Tony Lo Bianco (Actor) - The French Connection
 
Tony Lo Bianco 1
Updated: 8/25/22

Name: Tony Lo Bianco

Birth Name: Anthony LoBianco

Born: October 19, 1936 in Brooklyn, New York City, New York, USA

Claim To Fame: Tony Lo Bianco is an Italian-American film, stage, and television actor, best known for The Honeymoon Killers (1970), William Friedkin's Oscar-winning thriller The French Connection (1971), and the crime drama The Seven-Ups (1973).

Family Life: Lo Bianco was married from 1964 until 1984 to Dora Landey. They had three daughters. He was married to Elizabeth Fitzpatrick from 2002 until 2008. He married his current wife, Alyse Best Muldoon, in June 2015.

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Info: Lo Bianco's mother was a housewife and his father was a taxi driver; Both were first-generation Italian Americans of Sicilian descent.

He attended the William E. Grady CTE High School, a vocational school in Brooklyn.

Had a teacher encourage him to try out for plays, which began his interest in acting.

After graduating high school, he attended the Dramatic Workshop, studying acting and theater production.

Alumnus of Stella Adler Studio of Acting.

Was a Golden Gloves boxer.

Co-founded the Triangle Theatre in 1963, serving as its artistic director for six years and collaborating with lighting designer Jules Fisher, playwright Jason Miller and actor Roy Scheider; directing 8 productions and producing 25 others.

His humanitarian efforts have earned multiple awards, including Man of the Year for Outstanding Contributions to the Italian-American Community from the Police Society of New Jersey; a Man of the Year Award from the State of New Jersey Senate; a Lifetime Entertainment Award from the Columbus Day Parade Committee; the 1997 Golden Lion Award; Humanitarian Award of the Boys' Town of Italy.

Was honored by the Sons of Italy Foundation (SIF) for his dedication and service as spokesman since 1996. He is also involved with the Lupus Foundation, Juvenile Diabetes Foundation and the Cooley's Anemia Foundation, NYPD Columbia Foundation and many many other charities.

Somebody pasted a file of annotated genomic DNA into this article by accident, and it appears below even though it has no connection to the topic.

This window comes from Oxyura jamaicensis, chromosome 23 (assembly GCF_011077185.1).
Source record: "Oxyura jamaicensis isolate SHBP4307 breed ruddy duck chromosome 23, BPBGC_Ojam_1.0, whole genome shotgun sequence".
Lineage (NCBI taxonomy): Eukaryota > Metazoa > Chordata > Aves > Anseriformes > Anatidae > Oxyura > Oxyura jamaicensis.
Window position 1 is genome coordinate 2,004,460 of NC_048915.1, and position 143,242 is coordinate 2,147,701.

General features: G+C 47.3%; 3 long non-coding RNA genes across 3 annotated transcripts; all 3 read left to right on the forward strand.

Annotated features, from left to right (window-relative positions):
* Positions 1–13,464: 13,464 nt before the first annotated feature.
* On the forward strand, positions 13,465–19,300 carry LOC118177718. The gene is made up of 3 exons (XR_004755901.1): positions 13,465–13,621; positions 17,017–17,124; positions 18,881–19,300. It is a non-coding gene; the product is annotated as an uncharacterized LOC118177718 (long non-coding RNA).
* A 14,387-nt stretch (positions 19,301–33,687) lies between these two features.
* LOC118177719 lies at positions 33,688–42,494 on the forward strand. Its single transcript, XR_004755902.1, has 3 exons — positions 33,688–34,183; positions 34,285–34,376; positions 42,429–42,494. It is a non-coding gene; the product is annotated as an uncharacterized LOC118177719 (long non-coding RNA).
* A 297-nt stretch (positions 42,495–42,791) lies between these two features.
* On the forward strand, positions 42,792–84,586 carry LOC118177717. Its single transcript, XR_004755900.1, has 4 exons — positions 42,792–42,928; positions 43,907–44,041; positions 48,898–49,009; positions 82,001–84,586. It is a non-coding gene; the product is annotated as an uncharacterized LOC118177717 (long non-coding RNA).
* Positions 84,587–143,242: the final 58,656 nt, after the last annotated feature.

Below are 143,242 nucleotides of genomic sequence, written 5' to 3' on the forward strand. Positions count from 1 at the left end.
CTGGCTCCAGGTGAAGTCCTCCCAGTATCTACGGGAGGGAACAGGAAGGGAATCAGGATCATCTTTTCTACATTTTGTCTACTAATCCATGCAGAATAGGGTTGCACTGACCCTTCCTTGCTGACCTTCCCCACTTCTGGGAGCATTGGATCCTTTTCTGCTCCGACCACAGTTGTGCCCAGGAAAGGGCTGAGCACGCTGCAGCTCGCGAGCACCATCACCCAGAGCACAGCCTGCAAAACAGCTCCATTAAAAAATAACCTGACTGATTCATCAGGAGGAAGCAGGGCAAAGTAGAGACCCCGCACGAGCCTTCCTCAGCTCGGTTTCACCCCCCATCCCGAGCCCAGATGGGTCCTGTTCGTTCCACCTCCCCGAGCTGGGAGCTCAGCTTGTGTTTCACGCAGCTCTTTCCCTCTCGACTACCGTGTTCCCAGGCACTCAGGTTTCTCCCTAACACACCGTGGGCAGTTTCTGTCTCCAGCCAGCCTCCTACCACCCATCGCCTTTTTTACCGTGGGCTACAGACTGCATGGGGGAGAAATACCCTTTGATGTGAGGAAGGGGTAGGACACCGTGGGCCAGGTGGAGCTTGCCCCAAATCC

In 1997, he was named as "King of Brooklyn" at the Welcome Back to Brooklyn Festival.

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Trivia: He performed as an understudy in a 1964 Broadway production of Incident at Vichy, and the following year had a supporting role in a Broadway production of Tartuffe.

From late 1965 through the spring of 1966, he starred on Broadway as Fray Marcos de Nizza in The Royal Hunt of the Sun.

He made his film debut in The Sex Perils of Paulette (1965).

He appeared as Salvatore Boca in William Friedkin's critically acclaimed film The French Connection (1971).

In 1975, Lo Bianco won an Obie award for his off-Broadway performance as Duke Bronkowski in the baseball-themed play Yanks-3, Detroit-0, Top of the Seventh.

In 1983, Lo Bianco was nominated for a Tony for his portrayal of Eddie Carbone in Arthur Miller's A View from the Bridge. He also won the 1983 Outer Critics Circle Award for this performance.

In 1984, he portrayed the larger-than-life mayor of New York City Fiorello H. La Guardia in the one-man show Hizzoner!, written by Paul Shyre. He won a local Daytime Emmy Award for the WNET Public Television version of the play. The one-man play was subsequently staged on Broadway in 1989, and Lo Bianco has gone on to perform several other Off-Broadway iterations of it, including LaGuardia (2008) and The Little Flower (2012-2015).

In addition to film and theater, Lo Bianco appeared as a guest-star on numerous television series throughout the 1970s and 1980s, including appearances on Police Story (1974-1976), Franco Zeffirelli's miniseries Jesus of Nazareth (1977), and Marco Polo (1982).

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Where Are They Now: At age 85, Lo Bianco is still going strong. Currently, he's working on the comedy-drama Somewhere in Queens; co-written and directed by Ray Romano.

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